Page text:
I WAS enjoying dinner in a nice restaurant with an old friend and his very pregnant wife when suddenly the conversation took an ominous turn.
"We're videotaping the birth of our child," my friend said proudly.
I waited for his wife to reach over and crack him on the skull with the pepper grinder and say, "Over my dead body, sport."
Instead, she flashed an eerie Stepford Wives-like smile and chirped: "Yes, it'll be so exciting!"
So it's come to this, I thought. My social life has declined to such a level that I am actually keeping company in a cheap Mexican joint with a madman and his equally unstable wife. A couple who, during what should be a private experience of wailing, pushing, grunting, shrieking and unchecked blood flow, will be fiddling with zoom lenses, waving goofily at the camera and asking the medical staff to introduce themselves and list their hometowns.
My God, this was frightening! But before excusing myself and bolting for the nearest exit, I had one question.
"Is this your first child?" I asked.
They both nodded and looked lovingly at each other in that sickening way of the newly married.
Well, I thought, that explains that. These poor fools don't know what they're in for.
Indeed, rather than recording the births of my three children on videotape, there are large blocks of each birth that I have consciously tried to blot it out of my mind.
In fact, if someone wielding a video camera had appeared during any of the three births, I would have been forced to rise from behind the hospital gurney where I was cowering to grab the camera and toss it out a window.
For those who have yet to undergo the childbirth "experience," perhaps this is a good time to explain why the presence of a video camera might not be such a great idea.
First of all, the woman is usually in some degree of, um, discomfort. At least, that's what the doctors call it. Most women call it "pain." This, of course, comes from the fact that a baby the size of a bowling ball is careening down a birth canal with the circumference of a garden hose.
While "experiencing" this pain, a woman usually will not appreciate having a video camera stuck in her face (or anywhere else, for that matter), especially since her face now has that scrunched-up look generally associated with being sucked out the window of a Boeing 747 at 30,000 feet.
The male partner, I can assure you, will not look a whole lot better.
For example, during times of great stress, I tend to get this sort of vacuous, wide-eyed look, sort of what Charles Laughton looked like as the perpetually confused bell-ringer Quasimodo in "The Hunchback of Notre Dame."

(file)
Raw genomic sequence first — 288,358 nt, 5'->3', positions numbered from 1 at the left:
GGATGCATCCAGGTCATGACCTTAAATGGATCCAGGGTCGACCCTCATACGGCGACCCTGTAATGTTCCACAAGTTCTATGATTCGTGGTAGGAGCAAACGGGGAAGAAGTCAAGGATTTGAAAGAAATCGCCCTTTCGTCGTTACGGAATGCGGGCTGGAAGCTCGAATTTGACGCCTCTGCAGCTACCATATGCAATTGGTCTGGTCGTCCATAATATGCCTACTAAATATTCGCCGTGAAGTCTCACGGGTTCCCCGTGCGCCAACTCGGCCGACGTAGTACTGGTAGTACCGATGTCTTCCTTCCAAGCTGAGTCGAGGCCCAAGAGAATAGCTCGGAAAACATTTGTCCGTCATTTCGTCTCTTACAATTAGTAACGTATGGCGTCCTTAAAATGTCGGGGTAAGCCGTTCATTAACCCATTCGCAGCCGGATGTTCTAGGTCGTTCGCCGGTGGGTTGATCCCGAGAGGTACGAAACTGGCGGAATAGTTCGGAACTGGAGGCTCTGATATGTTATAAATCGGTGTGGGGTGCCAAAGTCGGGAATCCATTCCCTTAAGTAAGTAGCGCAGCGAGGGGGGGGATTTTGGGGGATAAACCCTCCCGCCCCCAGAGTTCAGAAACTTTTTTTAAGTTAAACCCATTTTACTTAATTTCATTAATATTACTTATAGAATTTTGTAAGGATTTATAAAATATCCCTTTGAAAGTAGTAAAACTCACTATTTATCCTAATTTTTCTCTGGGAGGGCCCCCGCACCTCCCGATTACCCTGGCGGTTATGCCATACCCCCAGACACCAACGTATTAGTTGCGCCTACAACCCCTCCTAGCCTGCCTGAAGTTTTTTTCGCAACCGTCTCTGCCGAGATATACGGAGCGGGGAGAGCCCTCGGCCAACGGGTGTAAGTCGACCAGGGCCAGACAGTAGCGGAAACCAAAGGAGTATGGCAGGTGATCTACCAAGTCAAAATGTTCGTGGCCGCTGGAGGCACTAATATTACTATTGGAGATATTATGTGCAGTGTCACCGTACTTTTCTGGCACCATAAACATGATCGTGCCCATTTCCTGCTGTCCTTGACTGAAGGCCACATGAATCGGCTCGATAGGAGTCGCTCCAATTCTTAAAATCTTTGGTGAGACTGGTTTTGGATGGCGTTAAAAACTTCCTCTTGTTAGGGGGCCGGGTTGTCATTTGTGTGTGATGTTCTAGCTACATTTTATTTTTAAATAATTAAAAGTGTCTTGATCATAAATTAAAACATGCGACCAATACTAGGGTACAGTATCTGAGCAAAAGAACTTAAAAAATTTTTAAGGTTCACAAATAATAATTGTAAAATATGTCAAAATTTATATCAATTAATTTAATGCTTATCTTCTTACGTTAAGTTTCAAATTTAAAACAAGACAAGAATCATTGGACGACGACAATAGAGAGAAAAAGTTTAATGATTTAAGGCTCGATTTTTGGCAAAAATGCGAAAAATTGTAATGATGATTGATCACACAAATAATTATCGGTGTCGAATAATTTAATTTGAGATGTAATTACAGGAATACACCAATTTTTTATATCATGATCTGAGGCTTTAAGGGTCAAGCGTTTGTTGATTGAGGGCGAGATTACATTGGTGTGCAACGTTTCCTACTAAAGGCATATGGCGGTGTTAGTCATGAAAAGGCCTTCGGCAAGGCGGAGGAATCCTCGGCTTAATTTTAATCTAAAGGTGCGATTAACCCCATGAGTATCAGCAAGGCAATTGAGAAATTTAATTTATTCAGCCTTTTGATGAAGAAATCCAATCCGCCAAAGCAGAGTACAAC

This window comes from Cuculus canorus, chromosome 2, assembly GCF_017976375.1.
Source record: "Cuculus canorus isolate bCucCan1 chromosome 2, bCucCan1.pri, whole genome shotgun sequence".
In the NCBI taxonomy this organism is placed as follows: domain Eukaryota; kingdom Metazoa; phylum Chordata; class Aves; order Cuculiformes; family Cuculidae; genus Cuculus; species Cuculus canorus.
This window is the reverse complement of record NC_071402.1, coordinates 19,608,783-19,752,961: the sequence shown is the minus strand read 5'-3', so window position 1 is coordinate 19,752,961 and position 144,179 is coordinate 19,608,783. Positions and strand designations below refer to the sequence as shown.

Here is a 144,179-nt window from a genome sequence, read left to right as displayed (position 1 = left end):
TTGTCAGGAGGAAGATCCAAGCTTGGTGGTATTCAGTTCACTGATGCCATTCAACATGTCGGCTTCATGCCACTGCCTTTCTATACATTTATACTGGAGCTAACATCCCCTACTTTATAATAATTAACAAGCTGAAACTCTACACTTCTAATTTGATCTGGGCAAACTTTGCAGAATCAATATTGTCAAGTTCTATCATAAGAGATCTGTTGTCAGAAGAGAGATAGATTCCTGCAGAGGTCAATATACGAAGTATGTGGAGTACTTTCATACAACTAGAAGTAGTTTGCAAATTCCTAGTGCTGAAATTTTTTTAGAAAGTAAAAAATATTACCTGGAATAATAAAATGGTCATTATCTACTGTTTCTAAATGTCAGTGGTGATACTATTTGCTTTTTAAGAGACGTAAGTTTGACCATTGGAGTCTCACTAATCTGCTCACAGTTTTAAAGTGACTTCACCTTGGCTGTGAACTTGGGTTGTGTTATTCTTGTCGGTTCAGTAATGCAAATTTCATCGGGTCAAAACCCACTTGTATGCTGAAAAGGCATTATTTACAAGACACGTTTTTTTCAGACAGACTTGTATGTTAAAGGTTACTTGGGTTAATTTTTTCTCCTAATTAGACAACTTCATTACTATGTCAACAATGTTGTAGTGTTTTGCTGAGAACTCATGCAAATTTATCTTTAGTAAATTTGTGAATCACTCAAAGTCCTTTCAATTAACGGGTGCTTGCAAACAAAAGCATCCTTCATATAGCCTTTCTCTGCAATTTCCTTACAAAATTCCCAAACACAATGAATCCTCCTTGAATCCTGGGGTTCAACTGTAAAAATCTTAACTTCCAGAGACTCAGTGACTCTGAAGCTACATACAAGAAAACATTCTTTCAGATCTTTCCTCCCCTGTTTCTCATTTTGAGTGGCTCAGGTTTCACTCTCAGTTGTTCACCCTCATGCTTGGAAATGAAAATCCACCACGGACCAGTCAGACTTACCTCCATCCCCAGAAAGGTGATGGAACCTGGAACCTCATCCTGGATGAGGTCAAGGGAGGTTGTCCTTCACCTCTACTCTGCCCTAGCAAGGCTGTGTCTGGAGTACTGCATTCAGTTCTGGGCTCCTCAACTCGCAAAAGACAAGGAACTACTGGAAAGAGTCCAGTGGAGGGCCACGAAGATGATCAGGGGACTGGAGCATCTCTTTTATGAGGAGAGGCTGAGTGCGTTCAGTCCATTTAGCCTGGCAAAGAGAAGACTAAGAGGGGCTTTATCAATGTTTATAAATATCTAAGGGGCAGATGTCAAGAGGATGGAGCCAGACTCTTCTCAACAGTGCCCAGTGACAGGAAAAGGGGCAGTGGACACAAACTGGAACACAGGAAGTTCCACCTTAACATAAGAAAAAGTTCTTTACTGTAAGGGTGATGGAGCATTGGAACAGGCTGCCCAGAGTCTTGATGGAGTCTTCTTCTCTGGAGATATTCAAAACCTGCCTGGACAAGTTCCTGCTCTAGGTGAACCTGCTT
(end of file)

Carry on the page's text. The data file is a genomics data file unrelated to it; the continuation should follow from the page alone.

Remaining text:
What I'm saying is, neither partner looks like a million bucks. Therefore, it's not a good time for anyone to pick up the RCA camcorder and shout: "Hey, kids, give us a big smile over here!"
Here is another thing about childbirth that we should mention to you first-timers: It's sort of messy.
The baby does not pop out looking all clean and fresh and rosy like that kid in "Look Who's Talking."
Instead, the baby usually looks like a junior version of Mr. Magoo who's been dragged through a swamp. There is also a good deal of blood accompanying childbirth, to the point where a visitor might think he or she has wandered onto the scene of a knife fight.
Call me an old stick-in-the-mud, but I don't see that translating into big-time entertainment on the small screen.
Another thing you might want to mull over is this: After you record your kid's birth, who's going to watch the tape? I'm not sure you want to invite your friends over for drinks and dinner, and then pop this baby in the VCR.
Pretty soon people will be glancing at their watches and mumbling something about having to relieve the baby sitter. The room will empty out so fast you'll think someone called in a bomb threat.
Oh, I suppose you could keep the tape for private viewing, and drag it out every once in a while to re-live the miracle of birth and all that wailing, grunting, pushing, shrieking, etc.
If that's why you're filming the whole thing, fine. Personally, this is not my idea of how to kill a rainy afternoon, but so be it.
We're all different. If that's what you're into, hey, knock yourself out.
Just let me say this.
God, you people are weird.